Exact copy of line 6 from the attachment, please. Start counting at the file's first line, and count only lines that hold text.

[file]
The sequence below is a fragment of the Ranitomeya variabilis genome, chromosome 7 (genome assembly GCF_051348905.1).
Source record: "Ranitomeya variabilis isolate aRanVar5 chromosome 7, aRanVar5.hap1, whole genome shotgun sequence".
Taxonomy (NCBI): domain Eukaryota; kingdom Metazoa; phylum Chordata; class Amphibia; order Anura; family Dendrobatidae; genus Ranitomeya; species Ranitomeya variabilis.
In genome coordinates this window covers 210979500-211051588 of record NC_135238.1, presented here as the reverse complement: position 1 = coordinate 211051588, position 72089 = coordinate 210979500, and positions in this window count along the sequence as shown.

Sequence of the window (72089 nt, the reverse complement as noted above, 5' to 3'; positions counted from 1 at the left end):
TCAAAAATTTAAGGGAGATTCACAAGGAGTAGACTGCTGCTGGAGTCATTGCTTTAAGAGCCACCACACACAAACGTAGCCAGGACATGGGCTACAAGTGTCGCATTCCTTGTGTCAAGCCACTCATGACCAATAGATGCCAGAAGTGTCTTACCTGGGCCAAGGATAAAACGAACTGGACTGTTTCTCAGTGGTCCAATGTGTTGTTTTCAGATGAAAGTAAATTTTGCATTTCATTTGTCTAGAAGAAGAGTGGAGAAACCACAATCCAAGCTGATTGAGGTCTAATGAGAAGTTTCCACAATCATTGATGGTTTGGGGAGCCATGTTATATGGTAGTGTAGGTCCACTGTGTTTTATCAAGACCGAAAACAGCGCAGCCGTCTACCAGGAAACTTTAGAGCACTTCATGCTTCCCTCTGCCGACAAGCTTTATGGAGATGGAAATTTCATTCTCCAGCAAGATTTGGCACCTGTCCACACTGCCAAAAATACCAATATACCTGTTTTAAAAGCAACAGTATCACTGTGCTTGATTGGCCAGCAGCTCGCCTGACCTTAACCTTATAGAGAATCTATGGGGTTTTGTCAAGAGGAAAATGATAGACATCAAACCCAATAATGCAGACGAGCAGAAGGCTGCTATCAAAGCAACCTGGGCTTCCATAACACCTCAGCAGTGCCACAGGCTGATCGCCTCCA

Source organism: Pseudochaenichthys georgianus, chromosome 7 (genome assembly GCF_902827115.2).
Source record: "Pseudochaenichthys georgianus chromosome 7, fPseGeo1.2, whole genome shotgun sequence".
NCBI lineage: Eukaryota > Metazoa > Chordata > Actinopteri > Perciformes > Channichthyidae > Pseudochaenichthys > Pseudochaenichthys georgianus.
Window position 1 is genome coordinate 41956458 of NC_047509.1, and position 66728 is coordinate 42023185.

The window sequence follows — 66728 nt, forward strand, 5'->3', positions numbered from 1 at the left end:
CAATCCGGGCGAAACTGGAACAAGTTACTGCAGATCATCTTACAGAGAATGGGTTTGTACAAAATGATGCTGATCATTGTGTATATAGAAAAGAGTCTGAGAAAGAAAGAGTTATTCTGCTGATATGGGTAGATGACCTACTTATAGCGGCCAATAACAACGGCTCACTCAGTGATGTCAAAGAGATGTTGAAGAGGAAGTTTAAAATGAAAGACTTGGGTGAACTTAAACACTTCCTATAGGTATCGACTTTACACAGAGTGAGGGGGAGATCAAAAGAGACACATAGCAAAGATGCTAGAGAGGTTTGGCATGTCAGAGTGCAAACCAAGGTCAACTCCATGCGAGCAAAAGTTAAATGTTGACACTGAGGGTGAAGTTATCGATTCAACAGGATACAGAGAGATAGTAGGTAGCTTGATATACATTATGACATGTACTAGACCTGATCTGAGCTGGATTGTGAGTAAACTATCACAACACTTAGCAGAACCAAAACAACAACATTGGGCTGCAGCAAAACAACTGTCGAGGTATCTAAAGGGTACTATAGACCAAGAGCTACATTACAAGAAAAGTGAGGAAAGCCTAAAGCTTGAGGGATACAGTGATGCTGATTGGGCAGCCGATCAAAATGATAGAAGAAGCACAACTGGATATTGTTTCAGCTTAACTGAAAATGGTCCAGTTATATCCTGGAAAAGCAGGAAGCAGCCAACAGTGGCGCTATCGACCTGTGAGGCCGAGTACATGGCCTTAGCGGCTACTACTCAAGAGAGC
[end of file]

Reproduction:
TCAAAAATTTAAGGGAGATTCACAAGGAGTAGACTGCTGCTGGAGTCATTGCTTTAAGAGCCACCACACACAAACGTAGCCAGGACATGGGCTACAAGTGTCGCATTCCTTGTGTCAAGCCACTCATGACCAATAGATGCCAGAAGTGTCTTACCTGGGCCAAGGATAAAACGAACTGGACTGTTTCTCAGTGGTCCAATGTGTTGTTTTCAGATGAAAGTAAATTTTGCATTTCATTTGTCTAGAAGAAGAGTGGAGAAACCACAATCCAAGCTGATTGAGGTCTAATGAGAAGTTTCCACAATCATTGATGGTTTGGGGAGCCATGTTATATGGTAGTGTAGGTCCACTGTGTTTTATCAAGACCGAAAACAGCGCAGCCGTCTACCAGGAAACTTTAGAGCACTTCATGCTTCCCTCTGCCGACAAGCTTTATGGAGATGGAAATTTCATTCTCCAGCAAGATTTGGCACCTGTCCACACTGCCAAAAATACCAATATACCTGTTTTAAAAGCAACAGTATCACTGTGCTTGATTGGCCAGCAGCTCGCCTGACCTTAACCTTATAGAGAATCTATGGGGTTTTGTCAAGAGGAAAATGATAGACATCAAACCCAATAATGCAGACGAGCAGAAGGCTGCTATCAAAGCAACCTGGGCTTCCATAACACCTCAGCAGTGCCACAGGCTGATCGCCTCCA